Maggie said...

This is a complex issue. Personally I think it is bloody rude to totally overhaul a menu dish to your own liking, with a million modifications, dietary requirements and pain in the arse fussiness. As a waiter, I always take dietary modifications VERY seriously, in case of allergies, but I'm certain the majority of people are just being fussy.

In this particular case, vegetables with no meat portion, a token yet small price reduction is probably in order. This is mostly just to placate the customer.

I once had a customer who had requested a meal not on the menu, steamed salmon, steamed vegetables and plain rice. Surprisingly the chef agreed to make it, and even more surprisingly she wolfed down a massive piece of chocolate mud-cake with ice-cream all to herself afterward. Didn't tip either.

I advise tipping if you are going to be annoying.

Anonymous said...

G'Day Blue mountains chef. Unfortunately I have had to eject the odd customers over the years. Generally I will tolerate most things but the one thing that I draw the line at is rudeness towards the staff or other customers, time to go.

Steve, I'm hearing you on the soup. December some time I made a saffron crayfish bisque that i was particulary pleased with. A table of three made a booking on Friday evening. You guessed it, one bisque between three, extra bread, water, no mains, no dessert. Two hours chatting, made a remark about the small serving. The waitress explained that they had requested a single serve between three. Their reply "Well its only bloody soup and bread, not like you can't spare it." Hello people; its Crayfish...
Well thankfully they are a minority, lets hope their not breeding. Most customers are delightful and enjoy their food and respect the staff serving them.


Kris said...

From the perspective of a customer, I think that the expectation of a discount is unreasonable. The prices are listed on the menu, we don't work on a bartering system.

Modifications on a dish? Fine, within reason. Modifications on the price? Should they raise it to reflect the extra effort in changing a menu item?

Anonymous said...

Geez ... just as well most of you lot don't have your restaurants/cafes listed here 'cause I certainly wouldn't eat at any them.

Rita said...

This post has elicited some interesting comments, and I thank everyone for their contributions.
To explain a bit more about what initially made me write the post, the person speaking to me about it is a vegetarian who quietly goes about their vegetarianism not wanting to make an issue of it, and wanting, with the best of intentions, not to stuff any restaurant kitchens round by making a pest of themselves and requesting any menu modification to be made, other than their request for the chef to leave off the meat component of the dish. Hence, in order to do this, they generally select dishes off the menu which it is obvious from the description comprise meat or fish, plus veg or salad (if there is no vego option they prefer).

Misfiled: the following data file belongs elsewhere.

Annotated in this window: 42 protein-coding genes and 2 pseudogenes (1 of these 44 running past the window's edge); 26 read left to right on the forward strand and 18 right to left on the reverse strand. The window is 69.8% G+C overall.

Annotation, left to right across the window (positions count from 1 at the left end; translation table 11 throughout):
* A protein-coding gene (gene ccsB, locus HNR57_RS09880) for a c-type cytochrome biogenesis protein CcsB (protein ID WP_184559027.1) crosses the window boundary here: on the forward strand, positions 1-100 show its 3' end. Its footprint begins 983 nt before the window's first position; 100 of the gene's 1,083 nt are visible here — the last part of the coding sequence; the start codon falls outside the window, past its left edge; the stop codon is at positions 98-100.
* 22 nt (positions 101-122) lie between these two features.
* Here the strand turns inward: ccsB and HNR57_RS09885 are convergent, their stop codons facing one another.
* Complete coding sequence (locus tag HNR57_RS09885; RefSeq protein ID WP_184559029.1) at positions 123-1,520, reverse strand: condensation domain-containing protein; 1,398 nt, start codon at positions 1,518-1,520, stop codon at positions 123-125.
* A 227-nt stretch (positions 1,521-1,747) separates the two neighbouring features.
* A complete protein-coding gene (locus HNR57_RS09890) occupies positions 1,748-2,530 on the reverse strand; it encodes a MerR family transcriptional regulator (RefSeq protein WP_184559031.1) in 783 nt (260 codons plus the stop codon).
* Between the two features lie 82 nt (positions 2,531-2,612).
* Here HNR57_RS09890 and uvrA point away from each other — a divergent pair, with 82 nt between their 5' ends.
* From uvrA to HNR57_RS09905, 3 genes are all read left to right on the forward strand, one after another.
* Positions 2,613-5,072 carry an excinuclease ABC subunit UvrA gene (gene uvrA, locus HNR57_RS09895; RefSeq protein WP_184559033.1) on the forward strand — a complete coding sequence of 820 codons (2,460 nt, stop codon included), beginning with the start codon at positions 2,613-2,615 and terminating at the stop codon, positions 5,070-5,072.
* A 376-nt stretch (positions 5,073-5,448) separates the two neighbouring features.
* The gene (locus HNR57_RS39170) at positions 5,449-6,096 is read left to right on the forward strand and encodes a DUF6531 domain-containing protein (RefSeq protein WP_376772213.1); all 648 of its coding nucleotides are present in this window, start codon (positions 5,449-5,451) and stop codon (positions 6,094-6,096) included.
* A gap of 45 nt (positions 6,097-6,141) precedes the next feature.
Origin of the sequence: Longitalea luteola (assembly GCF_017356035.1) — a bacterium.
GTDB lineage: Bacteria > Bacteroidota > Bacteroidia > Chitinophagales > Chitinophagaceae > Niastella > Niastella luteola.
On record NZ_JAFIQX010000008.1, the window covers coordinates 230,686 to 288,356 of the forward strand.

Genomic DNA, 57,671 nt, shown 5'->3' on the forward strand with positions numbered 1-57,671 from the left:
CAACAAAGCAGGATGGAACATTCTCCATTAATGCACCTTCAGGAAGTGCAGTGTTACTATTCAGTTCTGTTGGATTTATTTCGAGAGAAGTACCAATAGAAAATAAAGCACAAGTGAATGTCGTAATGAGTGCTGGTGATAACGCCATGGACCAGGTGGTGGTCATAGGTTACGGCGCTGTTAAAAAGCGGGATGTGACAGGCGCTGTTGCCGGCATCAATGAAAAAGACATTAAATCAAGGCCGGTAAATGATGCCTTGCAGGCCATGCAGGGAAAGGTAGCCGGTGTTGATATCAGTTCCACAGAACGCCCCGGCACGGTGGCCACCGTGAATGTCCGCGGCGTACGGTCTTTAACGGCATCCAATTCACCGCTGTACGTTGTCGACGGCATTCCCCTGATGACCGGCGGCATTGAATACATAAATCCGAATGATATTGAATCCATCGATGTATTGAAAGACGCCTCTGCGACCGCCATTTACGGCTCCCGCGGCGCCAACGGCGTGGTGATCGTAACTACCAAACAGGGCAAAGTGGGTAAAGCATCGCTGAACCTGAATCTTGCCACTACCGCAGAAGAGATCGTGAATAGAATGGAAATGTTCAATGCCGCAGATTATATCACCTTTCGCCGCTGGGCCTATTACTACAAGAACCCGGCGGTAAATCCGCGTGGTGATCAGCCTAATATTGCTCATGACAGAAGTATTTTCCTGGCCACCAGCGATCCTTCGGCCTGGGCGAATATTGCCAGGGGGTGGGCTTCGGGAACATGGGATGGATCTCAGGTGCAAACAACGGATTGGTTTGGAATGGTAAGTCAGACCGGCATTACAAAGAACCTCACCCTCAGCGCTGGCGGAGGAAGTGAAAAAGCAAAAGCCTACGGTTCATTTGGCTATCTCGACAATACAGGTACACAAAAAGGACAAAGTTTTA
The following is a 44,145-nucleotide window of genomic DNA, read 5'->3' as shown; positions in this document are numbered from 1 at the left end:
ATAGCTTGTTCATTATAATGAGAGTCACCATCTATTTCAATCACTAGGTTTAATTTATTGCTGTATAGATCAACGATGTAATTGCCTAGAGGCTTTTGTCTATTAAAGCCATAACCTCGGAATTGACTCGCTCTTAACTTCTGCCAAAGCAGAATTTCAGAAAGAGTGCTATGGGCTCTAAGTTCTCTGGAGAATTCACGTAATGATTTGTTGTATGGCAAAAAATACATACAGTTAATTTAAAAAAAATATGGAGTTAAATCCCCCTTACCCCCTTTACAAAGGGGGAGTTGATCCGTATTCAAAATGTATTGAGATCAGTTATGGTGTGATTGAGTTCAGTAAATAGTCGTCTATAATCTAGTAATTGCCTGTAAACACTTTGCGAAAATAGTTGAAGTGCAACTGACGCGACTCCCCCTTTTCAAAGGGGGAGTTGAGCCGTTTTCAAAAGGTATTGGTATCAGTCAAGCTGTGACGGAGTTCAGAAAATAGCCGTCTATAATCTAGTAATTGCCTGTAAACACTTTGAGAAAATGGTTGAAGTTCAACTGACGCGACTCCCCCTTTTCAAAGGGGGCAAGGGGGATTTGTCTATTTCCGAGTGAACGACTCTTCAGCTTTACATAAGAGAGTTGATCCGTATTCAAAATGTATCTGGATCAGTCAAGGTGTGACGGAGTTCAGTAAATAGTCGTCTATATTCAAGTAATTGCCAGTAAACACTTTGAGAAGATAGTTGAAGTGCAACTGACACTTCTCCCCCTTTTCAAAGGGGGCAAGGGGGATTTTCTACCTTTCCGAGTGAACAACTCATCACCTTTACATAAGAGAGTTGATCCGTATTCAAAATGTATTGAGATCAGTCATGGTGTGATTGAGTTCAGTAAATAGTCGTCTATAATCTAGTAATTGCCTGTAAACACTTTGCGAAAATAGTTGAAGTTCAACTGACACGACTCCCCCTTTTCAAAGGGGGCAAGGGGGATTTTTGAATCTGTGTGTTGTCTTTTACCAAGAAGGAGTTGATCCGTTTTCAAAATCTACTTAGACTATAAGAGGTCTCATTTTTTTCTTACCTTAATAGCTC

I have come across quite a few thoughtful diners like this. You can tell the difference between these types of people, and the others - the ones who are deadset on making an issue of SOMETHING. My opinion is that your customers are your bread and butter. That doesn't mean you need to give them your wife, your children, your home and your bank balance, but it does mean you need to pay them due courtesy. You should reward a customer who tries hard to put as few people as possible out in order to accomodate a personal lifestyle choice of their own. The waitperson should recognise and acknowledge this at bill-paying time and offer maybe just $5 off the bill. I would. If it was in my own restaurant, I'd write it off as marketing. If I was working in someone else's restaurant I'd be prepared to pay it myself out of my own money (if the business owner objected to my letting the customer off the $5) just because I feel so strongly that it's the right thing to do.
It would appear that in Hobart, today, I'm very much in the minority. Bad luck for nice people!

Stephen said...

You misunderstand Rita, there's no problem with asking for the meat to be removed - that's entirely fine and I'm sure almost every kitchen would do it without a raised eyebrow.

The problem is solely the amount on the bill. You walked into the trap yourself by estimating that taking $5 off the bill sounds fair. But look at it objectively, do you really think that a slice of roast beef is worth $5? If someone offered to sell you a single slice of roast beef for $5 would you think it a bargain?

The problem is that people think in terms of, "I had the beef", when really it was "I had a meal with one ingredient removed". Thinking "I had the beef" over values just one ingredient and consequently over values the discount due to its removal.

PS: The waiter should not reach into their own pocket. Not ever.

Rita said...

Stephen - I have reached into my own pocket in that situation many times in my life, and will do so again, I'm sure.

Re the $5 for a slice of roast beef: as we are just talking theoreticals here, that was an example. I don't seriously estimate a slice of beef is costed out at $5. But - I stick by my opinion that I think some kind of acknowledgement (of the fact) is due that customer has had only half the meal as costed on the menu, and that it should take the form of a slight adjustment of the price of the dish.